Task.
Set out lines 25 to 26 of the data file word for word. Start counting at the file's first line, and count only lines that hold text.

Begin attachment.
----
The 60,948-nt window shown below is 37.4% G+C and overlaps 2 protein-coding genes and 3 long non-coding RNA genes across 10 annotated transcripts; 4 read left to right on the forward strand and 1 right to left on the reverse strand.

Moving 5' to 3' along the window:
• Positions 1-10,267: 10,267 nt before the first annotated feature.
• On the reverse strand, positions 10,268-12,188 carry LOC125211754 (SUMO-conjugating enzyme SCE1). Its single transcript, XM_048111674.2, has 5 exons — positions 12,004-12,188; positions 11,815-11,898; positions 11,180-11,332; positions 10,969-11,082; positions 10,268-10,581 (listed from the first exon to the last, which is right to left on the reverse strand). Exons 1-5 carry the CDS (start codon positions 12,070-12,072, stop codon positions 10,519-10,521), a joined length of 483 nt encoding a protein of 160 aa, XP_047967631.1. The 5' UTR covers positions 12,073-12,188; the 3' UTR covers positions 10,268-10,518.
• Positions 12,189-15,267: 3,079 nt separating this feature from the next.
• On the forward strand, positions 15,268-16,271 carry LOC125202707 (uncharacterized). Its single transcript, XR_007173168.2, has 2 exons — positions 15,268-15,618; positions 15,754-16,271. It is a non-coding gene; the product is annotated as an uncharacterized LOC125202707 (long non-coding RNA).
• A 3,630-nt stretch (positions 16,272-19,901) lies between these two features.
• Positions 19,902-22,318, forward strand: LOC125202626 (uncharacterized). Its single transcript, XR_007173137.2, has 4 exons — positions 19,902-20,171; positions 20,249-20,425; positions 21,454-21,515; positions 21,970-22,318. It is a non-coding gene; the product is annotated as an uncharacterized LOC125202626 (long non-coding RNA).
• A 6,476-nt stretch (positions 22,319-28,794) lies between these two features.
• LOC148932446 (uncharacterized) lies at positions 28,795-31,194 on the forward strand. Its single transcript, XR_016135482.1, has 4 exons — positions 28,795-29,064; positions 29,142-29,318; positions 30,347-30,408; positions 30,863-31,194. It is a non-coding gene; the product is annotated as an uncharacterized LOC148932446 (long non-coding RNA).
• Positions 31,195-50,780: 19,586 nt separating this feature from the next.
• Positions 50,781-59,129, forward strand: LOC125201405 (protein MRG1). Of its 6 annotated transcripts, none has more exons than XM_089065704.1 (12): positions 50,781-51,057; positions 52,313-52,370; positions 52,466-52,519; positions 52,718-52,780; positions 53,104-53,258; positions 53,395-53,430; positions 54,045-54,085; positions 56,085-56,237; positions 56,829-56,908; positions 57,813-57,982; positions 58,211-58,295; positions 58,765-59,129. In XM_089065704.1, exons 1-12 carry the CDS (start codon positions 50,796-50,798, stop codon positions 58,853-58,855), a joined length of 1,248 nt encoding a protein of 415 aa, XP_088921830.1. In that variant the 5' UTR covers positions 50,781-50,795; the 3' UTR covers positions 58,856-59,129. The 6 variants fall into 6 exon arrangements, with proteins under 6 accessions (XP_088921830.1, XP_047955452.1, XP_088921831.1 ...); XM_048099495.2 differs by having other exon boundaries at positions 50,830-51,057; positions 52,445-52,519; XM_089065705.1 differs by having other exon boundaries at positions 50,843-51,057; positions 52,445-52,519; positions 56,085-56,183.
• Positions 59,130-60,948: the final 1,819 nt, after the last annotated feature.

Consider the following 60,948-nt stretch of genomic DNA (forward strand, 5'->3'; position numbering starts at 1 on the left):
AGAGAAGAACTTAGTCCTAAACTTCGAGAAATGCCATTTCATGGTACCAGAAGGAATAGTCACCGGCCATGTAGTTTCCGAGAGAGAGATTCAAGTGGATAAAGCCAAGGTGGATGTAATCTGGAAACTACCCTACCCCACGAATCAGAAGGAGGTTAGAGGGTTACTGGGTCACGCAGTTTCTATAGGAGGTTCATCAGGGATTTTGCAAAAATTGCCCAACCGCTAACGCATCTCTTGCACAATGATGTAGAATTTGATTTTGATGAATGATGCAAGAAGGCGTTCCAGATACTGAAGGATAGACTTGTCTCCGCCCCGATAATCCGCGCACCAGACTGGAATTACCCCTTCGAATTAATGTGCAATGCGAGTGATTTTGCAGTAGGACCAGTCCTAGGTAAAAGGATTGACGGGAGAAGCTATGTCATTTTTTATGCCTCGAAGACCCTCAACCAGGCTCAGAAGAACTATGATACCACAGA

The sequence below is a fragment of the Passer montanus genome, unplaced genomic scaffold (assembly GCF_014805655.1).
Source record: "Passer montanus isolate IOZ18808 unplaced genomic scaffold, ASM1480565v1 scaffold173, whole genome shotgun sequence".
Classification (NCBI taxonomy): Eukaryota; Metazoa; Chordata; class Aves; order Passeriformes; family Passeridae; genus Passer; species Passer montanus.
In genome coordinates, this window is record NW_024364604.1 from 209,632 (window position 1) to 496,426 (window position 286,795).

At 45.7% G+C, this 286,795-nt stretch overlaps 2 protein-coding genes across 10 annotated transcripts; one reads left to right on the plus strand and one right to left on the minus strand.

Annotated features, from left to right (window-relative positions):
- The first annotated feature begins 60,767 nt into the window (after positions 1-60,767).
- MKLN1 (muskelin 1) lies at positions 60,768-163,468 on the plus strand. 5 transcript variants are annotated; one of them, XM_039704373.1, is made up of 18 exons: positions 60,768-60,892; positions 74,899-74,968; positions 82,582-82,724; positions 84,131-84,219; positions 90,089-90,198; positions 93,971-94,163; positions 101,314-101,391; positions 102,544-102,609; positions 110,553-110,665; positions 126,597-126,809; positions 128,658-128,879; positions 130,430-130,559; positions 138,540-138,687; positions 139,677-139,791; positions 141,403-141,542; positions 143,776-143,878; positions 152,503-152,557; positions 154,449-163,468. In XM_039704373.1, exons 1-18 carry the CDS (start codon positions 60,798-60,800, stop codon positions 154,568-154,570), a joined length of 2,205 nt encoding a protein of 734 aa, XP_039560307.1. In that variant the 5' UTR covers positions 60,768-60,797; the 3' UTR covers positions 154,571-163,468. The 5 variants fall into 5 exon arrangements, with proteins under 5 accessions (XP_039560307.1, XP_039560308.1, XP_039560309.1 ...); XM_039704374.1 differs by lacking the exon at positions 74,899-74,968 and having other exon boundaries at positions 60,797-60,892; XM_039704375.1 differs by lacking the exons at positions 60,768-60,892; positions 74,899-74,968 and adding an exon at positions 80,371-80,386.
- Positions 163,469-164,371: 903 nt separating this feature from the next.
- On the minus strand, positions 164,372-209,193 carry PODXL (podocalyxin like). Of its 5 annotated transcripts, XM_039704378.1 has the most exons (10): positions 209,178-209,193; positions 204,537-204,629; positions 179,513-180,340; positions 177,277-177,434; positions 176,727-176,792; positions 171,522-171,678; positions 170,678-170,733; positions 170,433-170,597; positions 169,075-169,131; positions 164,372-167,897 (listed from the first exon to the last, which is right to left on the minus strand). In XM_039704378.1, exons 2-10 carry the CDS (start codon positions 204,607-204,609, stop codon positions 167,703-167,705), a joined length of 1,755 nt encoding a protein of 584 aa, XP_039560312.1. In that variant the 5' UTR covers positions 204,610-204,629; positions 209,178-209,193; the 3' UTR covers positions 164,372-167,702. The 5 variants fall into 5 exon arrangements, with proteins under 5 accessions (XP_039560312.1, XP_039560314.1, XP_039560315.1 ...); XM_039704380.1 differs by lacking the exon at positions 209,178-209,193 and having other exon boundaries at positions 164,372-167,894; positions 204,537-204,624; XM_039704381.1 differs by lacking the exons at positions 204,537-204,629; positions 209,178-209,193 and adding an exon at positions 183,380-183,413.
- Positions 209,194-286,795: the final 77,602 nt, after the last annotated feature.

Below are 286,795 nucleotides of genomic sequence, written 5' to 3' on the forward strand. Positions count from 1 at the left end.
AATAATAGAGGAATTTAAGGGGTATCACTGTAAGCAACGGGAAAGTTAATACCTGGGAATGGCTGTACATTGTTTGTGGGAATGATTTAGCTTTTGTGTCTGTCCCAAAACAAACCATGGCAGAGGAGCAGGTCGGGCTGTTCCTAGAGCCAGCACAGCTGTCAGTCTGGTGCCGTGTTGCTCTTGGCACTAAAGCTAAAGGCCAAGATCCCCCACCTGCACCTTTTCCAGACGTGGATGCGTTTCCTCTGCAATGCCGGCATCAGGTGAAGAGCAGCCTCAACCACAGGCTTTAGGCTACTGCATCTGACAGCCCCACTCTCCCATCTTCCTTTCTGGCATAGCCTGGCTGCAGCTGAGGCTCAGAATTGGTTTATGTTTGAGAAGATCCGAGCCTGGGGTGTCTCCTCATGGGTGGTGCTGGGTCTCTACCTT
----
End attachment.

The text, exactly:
- On the minus strand, positions 164,372-209,193 carry PODXL (podocalyxin like). Of its 5 annotated transcripts, XM_039704378.1 has the most exons (10): positions 209,178-209,193; positions 204,537-204,629; positions 179,513-180,340; positions 177,277-177,434; positions 176,727-176,792; positions 171,522-171,678; positions 170,678-170,733; positions 170,433-170,597; positions 169,075-169,131; positions 164,372-167,897 (listed from the first exon to the last, which is right to left on the minus strand). In XM_039704378.1, exons 2-10 carry the CDS (start codon positions 204,607-204,609, stop codon positions 167,703-167,705), a joined length of 1,755 nt encoding a protein of 584 aa, XP_039560312.1. In that variant the 5' UTR covers positions 204,610-204,629; positions 209,178-209,193; the 3' UTR covers positions 164,372-167,702. The 5 variants fall into 5 exon arrangements, with proteins under 5 accessions (XP_039560312.1, XP_039560314.1, XP_039560315.1 ...); XM_039704380.1 differs by lacking the exon at positions 209,178-209,193 and having other exon boundaries at positions 164,372-167,894; positions 204,537-204,624; XM_039704381.1 differs by lacking the exons at positions 204,537-204,629; positions 209,178-209,193 and adding an exon at positions 183,380-183,413.
- Positions 209,194-286,795: the final 77,602 nt, after the last annotated feature.